Tucked inside Facebook's call with investors Wednesday after a strong third-quarter earnings report — which included a milestone of more than a billion daily users — was the revelation from chief executive Mark Zuckerberg that Facebook content owners will eventually pocket a revenue share of video views.
"There's a certain class of content which is only going to come onto Facebook if there's a good way to compensate content owners for that," Zuckerberg said when asked how to keep media partners happy. "We've recently rolled out the business model for this. We'll give a revenue share on a portion of the views to content owners," he said, as Wired has reported.
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This is obviously welcome news for Facebook video creators, who will be enticed to remain faithful and linger on the social network for as long as possible. Whether it's to consume videos or news articles, tech companies would prefer users remain agnostic to a single platform.
But the implications of a video-view revenue cut are much broader — and potentially damaging for traditional publishers. Old-school media companies along with tech giants like Apple and Twitter are all chasing the same holy grail: Loyal content consumers, who linger and stick around amid a sea of too many content choices.
To grasp the scope of change unraveling in content creation, which is increasingly fragmented, consider all the mobile apps on your smartphone. How many do you click daily? Studies consistently show users thumb through only a handful of apps on a regular basis. This is why tech bellwethers — from social media platforms such as Facebook to traditional hardware companies like Apple — are churning out news products, designed to court and engage audiences to their brand-ecosystems.
Beyond the video cut for creators, Facebook plans to announce the launch of Notify, a standalone news app, the Financial Times reports. Featured content will come from media partners including Vogue, The Washington Post and CBS.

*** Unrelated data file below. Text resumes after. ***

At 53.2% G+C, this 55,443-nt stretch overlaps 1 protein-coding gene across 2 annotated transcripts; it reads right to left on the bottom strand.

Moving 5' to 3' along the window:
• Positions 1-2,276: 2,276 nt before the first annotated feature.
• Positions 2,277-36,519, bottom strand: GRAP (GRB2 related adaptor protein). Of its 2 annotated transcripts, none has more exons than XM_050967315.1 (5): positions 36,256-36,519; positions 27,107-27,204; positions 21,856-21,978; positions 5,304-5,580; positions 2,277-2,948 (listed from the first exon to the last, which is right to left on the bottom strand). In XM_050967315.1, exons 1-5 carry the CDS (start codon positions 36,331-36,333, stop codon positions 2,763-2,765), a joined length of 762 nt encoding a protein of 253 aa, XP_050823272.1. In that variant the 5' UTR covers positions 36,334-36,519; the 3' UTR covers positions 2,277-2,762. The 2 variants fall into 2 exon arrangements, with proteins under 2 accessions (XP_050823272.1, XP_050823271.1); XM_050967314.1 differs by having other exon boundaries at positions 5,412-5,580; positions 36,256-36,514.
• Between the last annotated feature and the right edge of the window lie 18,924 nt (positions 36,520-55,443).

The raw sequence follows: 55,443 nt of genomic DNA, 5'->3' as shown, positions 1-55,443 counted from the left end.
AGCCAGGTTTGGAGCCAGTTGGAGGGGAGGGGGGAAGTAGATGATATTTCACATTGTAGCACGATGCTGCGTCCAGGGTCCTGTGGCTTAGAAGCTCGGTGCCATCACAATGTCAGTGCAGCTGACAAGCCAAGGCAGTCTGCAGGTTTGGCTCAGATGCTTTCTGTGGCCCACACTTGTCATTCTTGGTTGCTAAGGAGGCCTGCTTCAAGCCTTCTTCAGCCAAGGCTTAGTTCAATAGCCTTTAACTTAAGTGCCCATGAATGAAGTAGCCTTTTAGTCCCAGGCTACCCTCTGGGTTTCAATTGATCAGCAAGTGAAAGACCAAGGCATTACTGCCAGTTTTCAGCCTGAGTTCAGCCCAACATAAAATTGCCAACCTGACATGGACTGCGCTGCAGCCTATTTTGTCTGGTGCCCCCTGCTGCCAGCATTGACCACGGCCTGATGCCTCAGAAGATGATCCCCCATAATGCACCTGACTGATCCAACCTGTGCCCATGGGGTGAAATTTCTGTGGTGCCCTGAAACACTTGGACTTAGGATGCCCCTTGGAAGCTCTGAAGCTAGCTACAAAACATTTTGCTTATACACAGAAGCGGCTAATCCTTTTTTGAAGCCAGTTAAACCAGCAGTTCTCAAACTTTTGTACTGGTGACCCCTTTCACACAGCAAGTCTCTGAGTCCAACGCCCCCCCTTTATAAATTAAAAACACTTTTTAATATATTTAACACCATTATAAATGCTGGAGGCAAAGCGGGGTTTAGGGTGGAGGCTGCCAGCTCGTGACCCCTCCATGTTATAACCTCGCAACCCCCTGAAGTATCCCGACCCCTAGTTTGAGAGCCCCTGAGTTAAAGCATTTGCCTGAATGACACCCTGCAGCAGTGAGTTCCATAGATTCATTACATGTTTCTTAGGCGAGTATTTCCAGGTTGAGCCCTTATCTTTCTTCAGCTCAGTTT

Facebook already has had success with another story feature, so-called instant articles in which Facebook directly hosts articles from news organizations such as The New York Times and NBC News.
"Facebook wants to move from being a driver of traffic to being a content provider," said Andreas Pfeiffer, a technology and emerging media analyst. "Facebook sees the big potential for being a media player," said the analyst, also author of the "Pfeiffer Report."
"There can be little doubt that we are at the beginning of profound transformations in the content market place," said Pfeiffer in a recent report.
Professional content already is splintered across content creators and technology platforms. And this trend will only intensify. Just consider these recent content-related products launched by technology companies:
Apple has rolled out its newsreader, Apple News, for iOS 9. The mobile app aggregates news from a wide range of sources into a mobile-friendly format, and has partnered with publications such as The New York Times.
Twitter Moments is a feature on Twitter that links tweets in a traditional story format, from beginning to end. When users consume tweets individually, most recent tweets are displayed higher with earlier tweets lower down in the scroll.